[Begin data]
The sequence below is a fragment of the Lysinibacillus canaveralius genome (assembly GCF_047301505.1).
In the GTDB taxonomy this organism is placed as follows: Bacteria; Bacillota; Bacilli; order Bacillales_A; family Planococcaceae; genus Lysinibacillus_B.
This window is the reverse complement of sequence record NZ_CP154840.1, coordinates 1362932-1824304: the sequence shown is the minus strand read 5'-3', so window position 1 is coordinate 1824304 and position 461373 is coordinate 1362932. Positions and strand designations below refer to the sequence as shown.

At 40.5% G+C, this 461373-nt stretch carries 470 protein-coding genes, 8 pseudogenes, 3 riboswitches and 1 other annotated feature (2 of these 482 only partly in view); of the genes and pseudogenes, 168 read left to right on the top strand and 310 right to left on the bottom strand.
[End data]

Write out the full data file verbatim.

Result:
The sequence below is a fragment of the Lysinibacillus canaveralius genome (assembly GCF_047301505.1).
In the GTDB taxonomy this organism is placed as follows: Bacteria; Bacillota; Bacilli; order Bacillales_A; family Planococcaceae; genus Lysinibacillus_B.
This window is the reverse complement of sequence record NZ_CP154840.1, coordinates 1362932-1824304: the sequence shown is the minus strand read 5'-3', so window position 1 is coordinate 1824304 and position 461373 is coordinate 1362932. Positions and strand designations below refer to the sequence as shown.

At 40.5% G+C, this 461373-nt stretch carries 470 protein-coding genes, 8 pseudogenes, 3 riboswitches and 1 other annotated feature (2 of these 482 only partly in view); of the genes and pseudogenes, 168 read left to right on the top strand and 310 right to left on the bottom strand.